“The excitement changes with the level of fights and fighters, sometimes it might be a one-sided fight, but when you’ve got that recent world heavyweight title fight between Wilder and Tyson the feeling is second-to-none. For example, the first fight between [Marco Antonio] Barrera and [Erik] Morales [which Morales won on points] with any hardly British journalists there. It was a Mexican holiday, and me and Ian are thinking: ‘What are we doing here?’ Then you look back and realise you are at the beginning of watching two Mexican legends really making their names. It is my favourite ringside fight of all time.
“That was just two absolute warriors going at it. It was probably the wrong decision to give it to Morales, then again it was probably the wrong one for Barrera in the second fight, but it was two men becoming legends, and we were there to see it. [Oscar] De La Hoya’s first time at Madison Square Garden [a second-round retirement win over Jesse James Leija] was another one. He was ‘The Golden Boy’ and the atmosphere was unbelievable – you’ve even got Jack Nicholson sat a few rows behind you. You can’t buy memories like that. It is incredible.”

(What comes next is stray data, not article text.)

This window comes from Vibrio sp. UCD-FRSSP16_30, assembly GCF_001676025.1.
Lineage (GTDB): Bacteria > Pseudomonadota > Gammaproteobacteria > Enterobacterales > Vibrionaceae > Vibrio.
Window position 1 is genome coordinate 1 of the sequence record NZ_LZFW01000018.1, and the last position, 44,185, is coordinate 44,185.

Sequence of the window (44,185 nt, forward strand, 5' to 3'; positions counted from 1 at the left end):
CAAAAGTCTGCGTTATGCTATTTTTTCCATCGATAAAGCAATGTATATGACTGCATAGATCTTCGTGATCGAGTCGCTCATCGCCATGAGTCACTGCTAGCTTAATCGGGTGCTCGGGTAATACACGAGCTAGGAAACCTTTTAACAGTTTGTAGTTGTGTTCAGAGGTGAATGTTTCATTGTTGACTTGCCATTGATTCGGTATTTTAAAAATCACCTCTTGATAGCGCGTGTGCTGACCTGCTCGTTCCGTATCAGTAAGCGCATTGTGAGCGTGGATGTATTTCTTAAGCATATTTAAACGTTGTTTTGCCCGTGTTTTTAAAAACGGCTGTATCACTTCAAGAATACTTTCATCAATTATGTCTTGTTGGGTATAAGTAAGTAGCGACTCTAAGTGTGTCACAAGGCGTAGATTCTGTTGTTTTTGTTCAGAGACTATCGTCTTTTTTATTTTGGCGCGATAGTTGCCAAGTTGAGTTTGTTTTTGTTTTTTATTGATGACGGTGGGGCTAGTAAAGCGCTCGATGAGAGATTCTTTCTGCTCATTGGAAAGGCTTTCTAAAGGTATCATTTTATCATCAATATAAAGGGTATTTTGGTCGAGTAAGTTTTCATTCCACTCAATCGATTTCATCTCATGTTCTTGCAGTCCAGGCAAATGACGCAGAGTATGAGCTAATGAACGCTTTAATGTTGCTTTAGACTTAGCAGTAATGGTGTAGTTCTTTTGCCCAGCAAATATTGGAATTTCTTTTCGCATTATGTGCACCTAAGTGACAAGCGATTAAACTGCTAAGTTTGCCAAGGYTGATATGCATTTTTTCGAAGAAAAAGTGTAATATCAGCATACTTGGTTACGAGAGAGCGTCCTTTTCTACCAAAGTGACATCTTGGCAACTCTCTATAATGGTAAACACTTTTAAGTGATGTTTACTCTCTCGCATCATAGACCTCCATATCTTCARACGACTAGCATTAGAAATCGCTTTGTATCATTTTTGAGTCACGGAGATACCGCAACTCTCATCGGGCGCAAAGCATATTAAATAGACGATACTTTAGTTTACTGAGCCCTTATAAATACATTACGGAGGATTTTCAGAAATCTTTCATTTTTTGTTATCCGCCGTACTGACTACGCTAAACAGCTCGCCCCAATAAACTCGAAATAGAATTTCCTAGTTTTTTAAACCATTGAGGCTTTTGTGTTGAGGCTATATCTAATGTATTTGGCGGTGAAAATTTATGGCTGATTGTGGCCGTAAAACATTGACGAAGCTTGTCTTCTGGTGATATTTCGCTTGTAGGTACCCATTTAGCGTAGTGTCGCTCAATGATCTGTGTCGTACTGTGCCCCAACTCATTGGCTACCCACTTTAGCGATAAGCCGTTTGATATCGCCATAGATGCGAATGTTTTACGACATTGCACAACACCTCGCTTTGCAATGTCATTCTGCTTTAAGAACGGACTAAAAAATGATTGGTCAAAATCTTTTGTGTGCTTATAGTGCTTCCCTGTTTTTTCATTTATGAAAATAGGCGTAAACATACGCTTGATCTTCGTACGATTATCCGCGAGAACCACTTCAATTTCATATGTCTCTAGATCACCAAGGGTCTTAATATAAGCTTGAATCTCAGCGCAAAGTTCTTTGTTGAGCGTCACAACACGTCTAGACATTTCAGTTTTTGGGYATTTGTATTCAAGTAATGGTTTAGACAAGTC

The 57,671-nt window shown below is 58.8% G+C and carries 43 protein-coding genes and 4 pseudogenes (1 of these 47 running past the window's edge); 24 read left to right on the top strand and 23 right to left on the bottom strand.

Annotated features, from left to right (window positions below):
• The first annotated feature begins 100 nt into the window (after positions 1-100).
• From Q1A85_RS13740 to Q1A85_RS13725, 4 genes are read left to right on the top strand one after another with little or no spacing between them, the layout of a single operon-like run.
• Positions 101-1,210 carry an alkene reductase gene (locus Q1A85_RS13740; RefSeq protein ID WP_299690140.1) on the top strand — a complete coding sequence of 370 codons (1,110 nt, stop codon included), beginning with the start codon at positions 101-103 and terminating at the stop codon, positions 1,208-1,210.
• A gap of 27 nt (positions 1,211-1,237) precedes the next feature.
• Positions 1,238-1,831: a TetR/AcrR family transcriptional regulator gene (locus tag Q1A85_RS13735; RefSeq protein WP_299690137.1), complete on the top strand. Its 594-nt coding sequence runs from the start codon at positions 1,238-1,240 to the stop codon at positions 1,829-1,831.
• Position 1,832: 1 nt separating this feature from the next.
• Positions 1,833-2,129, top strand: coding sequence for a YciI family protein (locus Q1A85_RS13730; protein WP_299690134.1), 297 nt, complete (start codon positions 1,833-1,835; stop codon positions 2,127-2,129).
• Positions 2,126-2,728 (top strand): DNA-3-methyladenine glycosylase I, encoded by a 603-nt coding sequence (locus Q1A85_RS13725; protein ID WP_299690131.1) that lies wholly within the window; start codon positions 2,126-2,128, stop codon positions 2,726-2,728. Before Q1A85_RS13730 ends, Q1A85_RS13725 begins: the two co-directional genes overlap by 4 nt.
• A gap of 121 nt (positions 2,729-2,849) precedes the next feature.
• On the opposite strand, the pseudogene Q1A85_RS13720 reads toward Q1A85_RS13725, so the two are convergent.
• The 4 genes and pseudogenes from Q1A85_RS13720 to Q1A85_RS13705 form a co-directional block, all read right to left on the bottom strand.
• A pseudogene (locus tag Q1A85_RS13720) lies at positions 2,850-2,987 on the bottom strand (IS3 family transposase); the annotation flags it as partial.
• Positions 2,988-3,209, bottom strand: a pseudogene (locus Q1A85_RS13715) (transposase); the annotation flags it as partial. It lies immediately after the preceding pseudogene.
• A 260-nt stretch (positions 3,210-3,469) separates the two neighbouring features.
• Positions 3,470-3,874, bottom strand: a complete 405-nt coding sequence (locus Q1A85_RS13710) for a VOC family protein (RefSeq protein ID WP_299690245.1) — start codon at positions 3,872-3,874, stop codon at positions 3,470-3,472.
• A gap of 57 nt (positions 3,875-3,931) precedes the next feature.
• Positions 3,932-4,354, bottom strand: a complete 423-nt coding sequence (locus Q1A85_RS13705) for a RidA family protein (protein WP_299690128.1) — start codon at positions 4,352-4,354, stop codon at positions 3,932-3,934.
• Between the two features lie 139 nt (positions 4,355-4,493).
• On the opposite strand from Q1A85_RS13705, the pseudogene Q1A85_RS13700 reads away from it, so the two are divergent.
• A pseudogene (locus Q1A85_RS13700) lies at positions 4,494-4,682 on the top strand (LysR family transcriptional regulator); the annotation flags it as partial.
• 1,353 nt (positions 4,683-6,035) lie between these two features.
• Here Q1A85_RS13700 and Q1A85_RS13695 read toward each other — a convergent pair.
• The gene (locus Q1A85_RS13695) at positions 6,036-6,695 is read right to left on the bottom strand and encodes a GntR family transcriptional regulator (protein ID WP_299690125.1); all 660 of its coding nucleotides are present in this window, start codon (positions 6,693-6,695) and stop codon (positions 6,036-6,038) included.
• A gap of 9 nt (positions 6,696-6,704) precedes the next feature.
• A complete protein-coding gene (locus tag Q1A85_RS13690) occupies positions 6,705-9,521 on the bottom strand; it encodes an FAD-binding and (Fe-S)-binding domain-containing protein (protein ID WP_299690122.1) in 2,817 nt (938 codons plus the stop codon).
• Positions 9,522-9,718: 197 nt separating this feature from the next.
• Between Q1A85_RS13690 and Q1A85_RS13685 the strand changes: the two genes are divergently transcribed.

McCrory’s zeal always shines through, so I asked him if there is ever a temptation or risk that you just get utterly absorbed in what you are witnessing. “I have got carried away,” he said with a laugh. “I remember Barrera against Naseem Hamed. I remember people saying Barrera never beats him because of that big punch yet Barrera had the perfect style.
“Everything Barrera does is right: the movement, the balance, his decision making – it is all spot on. You knew that sort of fighter, one who did everything correctly, would beat Naz. Then he wobbles Naz in the first round and you think: ‘Now I’ve got to try and commentate on this!’ It is an amazing experience to be a part of.
“[Lennox] Lewis against [Mike] Tyson was an unbelievable experience as we were in Memphis and Tyson was surrounded by some very bad people at that time. Lennox didn’t allow Tyson into the fight so no one got too excited, but it was a huge fight. I had been used to seeing Tyson at his best when sparring him in the past, so seeing him like that, past his best and off the rails, was always sad for me because he could have one of the greatest heavyweights ever. He was so fast, so good, so exciting. He was the 21-year-old who ripped up an entire division.